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Make Your Own Bird Feeders

By: Lucy Debenham BA (hons) - Updated: 8 Sep 2013 | comments*Discuss
Make Your Own Bird Feeders

Making your own bird feeders for year-round use can be a lifeline for many birds. Most people think of feeding birds during the harsher winter months. However, food shortages can occur all through the year. During springtime, late frosts and wet weather can spell disaster particularly for insect eating birds. During summer, droughts or flooding can be equally as devastating.

For this reason, making the right type of food available at different times of the year is important. For instance, a homemade fat or suet feeder is not suitable for the warmer winter months, as they may be subject to fungal growths. Likewise, whole peanuts and other large seeds could prove fatal if taken back to the nest for chicks during periods of food shortage.

So whilst making your own bird feeders is admirable, make sure that you are putting the right sort of food out at the right time of year. You can find more information regarding this and bird feeder hygiene on the RSPB website.

Fat Feeders for Winter Months

During the later autumn, winter and cooler beginnings of spring, many birds will take full advantage of hanging or ground fat feeders. Fat is a vital source of energy that will help to keep birds warm in the sub-zero temperatures, helping to see them through the long winter nights.

There are two different ways to make fat feeders for birds. The first is in the form of a Fat Cake. This is literally a wedge of fat mixed in with other energy-rich foods like seed and berries, which can be hung up or put on ground feeders.

To make a Fat Cake you'll need the following:

  • Wild Bird Seed Mix (not salted peanuts)
  • Vegetable Suet or Lard
  • Empty Yoghurt Pots or Small Plastic Containers
  • Mixing Bowl

The amount of suet and birdseed you need depends entirely on how many Fat Cakes you intend to make. However, the basic ration is that for every measure of suet that you use, you'll need two measures of wild birdseed.

To start you'll need to cut the suet into small chunks and mix in with the dry birdseed in the mixing bowl. Once the mixtures are evenly combined, transfer the suet and seed into a saucepan. You'll need a gentle heat to melt down the suet until it is absorbed and the mixture is sticking together.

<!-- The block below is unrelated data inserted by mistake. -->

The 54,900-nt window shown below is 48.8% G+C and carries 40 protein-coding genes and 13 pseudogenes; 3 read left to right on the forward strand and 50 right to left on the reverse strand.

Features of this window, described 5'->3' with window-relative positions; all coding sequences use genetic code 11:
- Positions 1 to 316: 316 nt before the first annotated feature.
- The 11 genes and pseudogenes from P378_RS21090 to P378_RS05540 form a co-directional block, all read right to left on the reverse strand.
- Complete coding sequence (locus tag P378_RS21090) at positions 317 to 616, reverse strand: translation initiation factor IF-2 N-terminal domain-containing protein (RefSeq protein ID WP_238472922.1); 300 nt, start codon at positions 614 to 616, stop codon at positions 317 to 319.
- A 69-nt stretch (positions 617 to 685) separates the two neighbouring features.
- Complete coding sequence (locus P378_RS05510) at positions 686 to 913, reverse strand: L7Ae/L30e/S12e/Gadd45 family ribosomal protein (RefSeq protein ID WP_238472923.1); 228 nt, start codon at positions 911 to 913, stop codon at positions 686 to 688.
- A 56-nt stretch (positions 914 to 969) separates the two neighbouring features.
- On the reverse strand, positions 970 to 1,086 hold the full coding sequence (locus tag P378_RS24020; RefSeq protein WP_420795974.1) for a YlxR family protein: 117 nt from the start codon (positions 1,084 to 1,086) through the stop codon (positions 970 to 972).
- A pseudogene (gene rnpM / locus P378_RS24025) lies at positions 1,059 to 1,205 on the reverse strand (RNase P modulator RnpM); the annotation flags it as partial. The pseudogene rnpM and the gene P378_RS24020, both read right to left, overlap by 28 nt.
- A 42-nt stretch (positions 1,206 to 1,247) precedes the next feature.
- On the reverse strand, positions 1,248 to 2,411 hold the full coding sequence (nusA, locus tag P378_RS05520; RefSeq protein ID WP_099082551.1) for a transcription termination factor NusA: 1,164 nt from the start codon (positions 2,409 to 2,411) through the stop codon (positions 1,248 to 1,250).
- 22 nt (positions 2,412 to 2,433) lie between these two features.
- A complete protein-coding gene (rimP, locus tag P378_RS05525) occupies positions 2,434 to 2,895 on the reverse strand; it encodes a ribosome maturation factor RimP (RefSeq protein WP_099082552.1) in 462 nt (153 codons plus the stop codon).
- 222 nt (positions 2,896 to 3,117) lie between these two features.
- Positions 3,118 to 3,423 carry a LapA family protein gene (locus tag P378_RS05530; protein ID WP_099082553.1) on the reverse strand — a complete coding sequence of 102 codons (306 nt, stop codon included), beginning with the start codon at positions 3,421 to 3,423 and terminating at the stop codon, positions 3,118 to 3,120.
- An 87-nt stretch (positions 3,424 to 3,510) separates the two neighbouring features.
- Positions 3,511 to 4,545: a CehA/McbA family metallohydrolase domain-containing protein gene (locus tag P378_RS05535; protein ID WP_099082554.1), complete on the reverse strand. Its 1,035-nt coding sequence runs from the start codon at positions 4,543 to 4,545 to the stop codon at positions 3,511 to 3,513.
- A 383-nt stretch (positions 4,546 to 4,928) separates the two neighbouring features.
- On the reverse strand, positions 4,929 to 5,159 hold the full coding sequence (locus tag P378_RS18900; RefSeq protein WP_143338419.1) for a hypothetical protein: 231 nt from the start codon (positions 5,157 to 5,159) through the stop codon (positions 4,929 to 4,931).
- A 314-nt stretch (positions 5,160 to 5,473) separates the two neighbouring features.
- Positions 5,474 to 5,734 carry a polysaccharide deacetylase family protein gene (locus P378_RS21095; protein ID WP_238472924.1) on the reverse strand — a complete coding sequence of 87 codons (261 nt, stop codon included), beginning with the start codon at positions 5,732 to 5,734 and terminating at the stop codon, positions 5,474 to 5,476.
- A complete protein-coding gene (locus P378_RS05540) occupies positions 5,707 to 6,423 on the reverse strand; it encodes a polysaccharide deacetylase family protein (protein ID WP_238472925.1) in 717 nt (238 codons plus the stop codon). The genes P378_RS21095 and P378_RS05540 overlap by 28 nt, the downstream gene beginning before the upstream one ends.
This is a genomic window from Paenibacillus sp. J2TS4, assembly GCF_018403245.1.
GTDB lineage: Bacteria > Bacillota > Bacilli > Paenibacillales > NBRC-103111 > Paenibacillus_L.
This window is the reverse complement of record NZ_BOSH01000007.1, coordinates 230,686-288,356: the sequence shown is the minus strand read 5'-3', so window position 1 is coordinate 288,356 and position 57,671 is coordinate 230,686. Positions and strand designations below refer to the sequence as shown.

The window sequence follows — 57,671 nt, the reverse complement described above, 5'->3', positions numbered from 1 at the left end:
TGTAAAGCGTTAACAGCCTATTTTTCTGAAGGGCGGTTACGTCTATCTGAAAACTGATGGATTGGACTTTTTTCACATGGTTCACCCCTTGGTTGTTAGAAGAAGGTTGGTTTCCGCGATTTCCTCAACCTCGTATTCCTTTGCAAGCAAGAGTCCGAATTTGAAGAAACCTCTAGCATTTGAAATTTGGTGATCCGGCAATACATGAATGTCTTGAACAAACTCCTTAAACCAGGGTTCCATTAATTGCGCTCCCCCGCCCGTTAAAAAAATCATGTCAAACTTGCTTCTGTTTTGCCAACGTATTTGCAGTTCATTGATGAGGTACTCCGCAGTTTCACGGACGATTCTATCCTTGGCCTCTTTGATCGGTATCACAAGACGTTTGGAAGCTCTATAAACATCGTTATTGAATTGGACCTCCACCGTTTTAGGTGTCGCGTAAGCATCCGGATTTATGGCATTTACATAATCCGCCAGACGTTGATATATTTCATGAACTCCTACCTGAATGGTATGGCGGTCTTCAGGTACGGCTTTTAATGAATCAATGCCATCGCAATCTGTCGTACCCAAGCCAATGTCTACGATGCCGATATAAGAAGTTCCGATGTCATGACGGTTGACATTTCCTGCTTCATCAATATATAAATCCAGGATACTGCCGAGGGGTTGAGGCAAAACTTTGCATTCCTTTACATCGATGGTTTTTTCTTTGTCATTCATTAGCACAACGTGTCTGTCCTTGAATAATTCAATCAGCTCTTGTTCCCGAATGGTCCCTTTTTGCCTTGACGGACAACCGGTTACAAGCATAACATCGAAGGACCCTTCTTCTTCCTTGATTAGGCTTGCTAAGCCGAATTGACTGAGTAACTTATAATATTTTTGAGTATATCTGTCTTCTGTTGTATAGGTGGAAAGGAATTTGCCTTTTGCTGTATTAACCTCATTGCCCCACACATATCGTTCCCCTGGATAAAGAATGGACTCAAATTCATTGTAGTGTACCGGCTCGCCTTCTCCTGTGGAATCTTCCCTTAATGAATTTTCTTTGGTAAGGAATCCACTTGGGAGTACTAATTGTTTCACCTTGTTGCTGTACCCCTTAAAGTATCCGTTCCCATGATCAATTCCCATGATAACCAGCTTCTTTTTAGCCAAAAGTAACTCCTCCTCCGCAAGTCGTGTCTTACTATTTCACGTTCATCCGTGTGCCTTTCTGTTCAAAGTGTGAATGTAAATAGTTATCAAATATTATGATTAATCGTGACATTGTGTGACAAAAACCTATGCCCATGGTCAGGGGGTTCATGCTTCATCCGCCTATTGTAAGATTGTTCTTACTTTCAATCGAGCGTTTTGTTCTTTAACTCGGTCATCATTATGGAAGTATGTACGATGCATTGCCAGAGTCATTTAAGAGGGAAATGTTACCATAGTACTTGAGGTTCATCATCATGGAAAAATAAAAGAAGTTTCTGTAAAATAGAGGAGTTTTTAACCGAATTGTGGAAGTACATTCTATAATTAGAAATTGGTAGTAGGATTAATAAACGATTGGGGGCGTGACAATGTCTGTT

Whilst the fat is melting, you can prepare your containers. You'll need to make a small hole in the bottom of the pots, through which you can thread some garden twine. Knot the twine at the end and leave enough twine to tie to the tree branch or feeder stand.

Once the fat has been thoroughly melted, you can then transfer the mixture into your pots and containers. Leave the mixture to set in the fridge overnight, after which you can cut the pot and remove the fat cake. It can then be hung outside ready for the birds.

Pine Cone Fat Feeder

An alternative to the Fat Cake is the Pine Cone Feeder. As you may expect, you'll need to collect a few pine cones - the larger the better.

To make a pine cone fat feeder you can simply attach a pine cone to a piece of string and dip into melted suet or fat, before rolling in wild birdseed. Alternatively, using a blunt or palette knife, you could apply a coating of peanut butter to the pine cone, again before rolling in wild birdseed. The pine cones can then be hung out or placed on the ground for ground feeding birds.

An alternative to the pine cone fat feeder is a small branch or log with holes drilled in and filled with suet and seed mix.

Recycled Bird Feeder

You can make your own recycled bird feeder using just a simple used plastic squash or soft drinks bottle, or a used plastic milk carton. Make sure that you thoroughly wash and dry the bottle before use.

Then, leaving the bottle lid on, cut a small hole around half way down the bottle. The hole should be just about big enough so that the birds can access the seeds, and the seed itself can flow down, but not so large that the seed dribbles out at the slightest breeze!

You should also add in a few small holes at the bottom of the bottle, to aid drainage in case any rainwater finds it's way into the feeder. A few small holes at the top of the feeder will also encourage ventilation, helping to reduce moisture that may encourage fungal growths.

Then using garden wire, you can make a small hook and fix to the bottle screw cap. The recycled bird feeder can then be hung out on a branch. Make sure that you replace the feeder with a new bottle if it starts to go green or appears mouldy at all.

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Share Your Story, Join the Discussion or Seek Advice..
Hi there.I love watching birds flying from tree to tree. I love seeing lots if different things. My favourite bird is a blue tit. Bye for now
bickford - 8-Oct-12 @ 9:40 PM
There is me spending money on fancy bird feeders when I could have saved money and made them myself many thanks for your ideas
Baz - 21-Jun-11 @ 5:20 PM
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